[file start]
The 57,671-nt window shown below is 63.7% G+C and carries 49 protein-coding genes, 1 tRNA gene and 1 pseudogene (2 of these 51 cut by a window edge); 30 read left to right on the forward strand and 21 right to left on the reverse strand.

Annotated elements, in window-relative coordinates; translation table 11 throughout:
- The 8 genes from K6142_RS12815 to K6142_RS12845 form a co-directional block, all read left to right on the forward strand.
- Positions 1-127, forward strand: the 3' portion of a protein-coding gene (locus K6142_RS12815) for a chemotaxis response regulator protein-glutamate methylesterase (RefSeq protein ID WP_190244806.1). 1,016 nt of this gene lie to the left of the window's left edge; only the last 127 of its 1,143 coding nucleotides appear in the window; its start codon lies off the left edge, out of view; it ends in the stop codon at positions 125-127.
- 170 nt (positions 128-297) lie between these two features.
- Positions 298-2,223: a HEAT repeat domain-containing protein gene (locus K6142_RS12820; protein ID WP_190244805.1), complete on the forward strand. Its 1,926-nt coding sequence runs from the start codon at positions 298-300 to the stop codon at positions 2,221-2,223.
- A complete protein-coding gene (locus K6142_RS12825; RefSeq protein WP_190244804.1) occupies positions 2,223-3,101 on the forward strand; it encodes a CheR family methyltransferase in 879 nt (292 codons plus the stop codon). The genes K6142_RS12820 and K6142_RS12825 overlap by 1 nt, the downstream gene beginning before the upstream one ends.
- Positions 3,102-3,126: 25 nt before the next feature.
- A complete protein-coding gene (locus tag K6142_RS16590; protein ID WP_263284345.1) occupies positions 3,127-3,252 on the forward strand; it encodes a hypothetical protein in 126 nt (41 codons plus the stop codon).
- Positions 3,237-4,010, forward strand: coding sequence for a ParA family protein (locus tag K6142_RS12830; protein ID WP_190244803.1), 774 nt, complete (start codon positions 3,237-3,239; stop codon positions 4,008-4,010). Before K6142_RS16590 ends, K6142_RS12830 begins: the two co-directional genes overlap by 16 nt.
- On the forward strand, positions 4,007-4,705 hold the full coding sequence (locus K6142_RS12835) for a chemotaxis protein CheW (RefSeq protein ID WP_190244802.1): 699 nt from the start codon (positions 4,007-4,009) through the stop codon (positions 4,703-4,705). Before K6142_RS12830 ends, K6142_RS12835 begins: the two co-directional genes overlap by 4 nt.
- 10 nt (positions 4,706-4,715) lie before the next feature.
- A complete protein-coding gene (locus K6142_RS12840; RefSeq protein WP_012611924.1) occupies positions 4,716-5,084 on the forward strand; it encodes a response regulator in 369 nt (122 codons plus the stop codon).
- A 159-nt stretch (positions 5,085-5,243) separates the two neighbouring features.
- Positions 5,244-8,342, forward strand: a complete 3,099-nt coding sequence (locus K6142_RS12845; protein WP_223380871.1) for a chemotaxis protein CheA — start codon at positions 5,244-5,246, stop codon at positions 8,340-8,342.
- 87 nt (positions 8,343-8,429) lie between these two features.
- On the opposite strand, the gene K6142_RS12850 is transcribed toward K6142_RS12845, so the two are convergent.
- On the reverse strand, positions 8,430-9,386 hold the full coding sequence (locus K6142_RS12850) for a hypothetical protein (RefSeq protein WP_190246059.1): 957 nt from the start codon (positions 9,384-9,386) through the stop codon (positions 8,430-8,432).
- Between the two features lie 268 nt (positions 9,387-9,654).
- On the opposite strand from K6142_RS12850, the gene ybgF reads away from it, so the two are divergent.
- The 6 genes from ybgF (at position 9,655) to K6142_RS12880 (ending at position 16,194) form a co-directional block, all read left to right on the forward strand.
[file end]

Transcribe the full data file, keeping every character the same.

The 57,671-nt window shown below is 63.7% G+C and carries 49 protein-coding genes, 1 tRNA gene and 1 pseudogene (2 of these 51 cut by a window edge); 30 read left to right on the forward strand and 21 right to left on the reverse strand.

Annotated elements, in window-relative coordinates; translation table 11 throughout:
- The 8 genes from K6142_RS12815 to K6142_RS12845 form a co-directional block, all read left to right on the forward strand.
- Positions 1-127, forward strand: the 3' portion of a protein-coding gene (locus K6142_RS12815) for a chemotaxis response regulator protein-glutamate methylesterase (RefSeq protein ID WP_190244806.1). 1,016 nt of this gene lie to the left of the window's left edge; only the last 127 of its 1,143 coding nucleotides appear in the window; its start codon lies off the left edge, out of view; it ends in the stop codon at positions 125-127.
- 170 nt (positions 128-297) lie between these two features.
- Positions 298-2,223: a HEAT repeat domain-containing protein gene (locus K6142_RS12820; protein ID WP_190244805.1), complete on the forward strand. Its 1,926-nt coding sequence runs from the start codon at positions 298-300 to the stop codon at positions 2,221-2,223.
- A complete protein-coding gene (locus K6142_RS12825; RefSeq protein WP_190244804.1) occupies positions 2,223-3,101 on the forward strand; it encodes a CheR family methyltransferase in 879 nt (292 codons plus the stop codon). The genes K6142_RS12820 and K6142_RS12825 overlap by 1 nt, the downstream gene beginning before the upstream one ends.
- Positions 3,102-3,126: 25 nt before the next feature.
- A complete protein-coding gene (locus tag K6142_RS16590; protein ID WP_263284345.1) occupies positions 3,127-3,252 on the forward strand; it encodes a hypothetical protein in 126 nt (41 codons plus the stop codon).
- Positions 3,237-4,010, forward strand: coding sequence for a ParA family protein (locus tag K6142_RS12830; protein ID WP_190244803.1), 774 nt, complete (start codon positions 3,237-3,239; stop codon positions 4,008-4,010). Before K6142_RS16590 ends, K6142_RS12830 begins: the two co-directional genes overlap by 16 nt.
- On the forward strand, positions 4,007-4,705 hold the full coding sequence (locus K6142_RS12835) for a chemotaxis protein CheW (RefSeq protein ID WP_190244802.1): 699 nt from the start codon (positions 4,007-4,009) through the stop codon (positions 4,703-4,705). Before K6142_RS12830 ends, K6142_RS12835 begins: the two co-directional genes overlap by 4 nt.
- 10 nt (positions 4,706-4,715) lie before the next feature.
- A complete protein-coding gene (locus K6142_RS12840; RefSeq protein WP_012611924.1) occupies positions 4,716-5,084 on the forward strand; it encodes a response regulator in 369 nt (122 codons plus the stop codon).
- A 159-nt stretch (positions 5,085-5,243) separates the two neighbouring features.
- Positions 5,244-8,342, forward strand: a complete 3,099-nt coding sequence (locus K6142_RS12845; protein WP_223380871.1) for a chemotaxis protein CheA — start codon at positions 5,244-5,246, stop codon at positions 8,340-8,342.
- 87 nt (positions 8,343-8,429) lie between these two features.
- On the opposite strand, the gene K6142_RS12850 is transcribed toward K6142_RS12845, so the two are convergent.
- On the reverse strand, positions 8,430-9,386 hold the full coding sequence (locus K6142_RS12850) for a hypothetical protein (RefSeq protein WP_190246059.1): 957 nt from the start codon (positions 9,384-9,386) through the stop codon (positions 8,430-8,432).
- Between the two features lie 268 nt (positions 9,387-9,654).
- On the opposite strand from K6142_RS12850, the gene ybgF reads away from it, so the two are divergent.
- The 6 genes from ybgF (at position 9,655) to K6142_RS12880 (ending at position 16,194) form a co-directional block, all read left to right on the forward strand.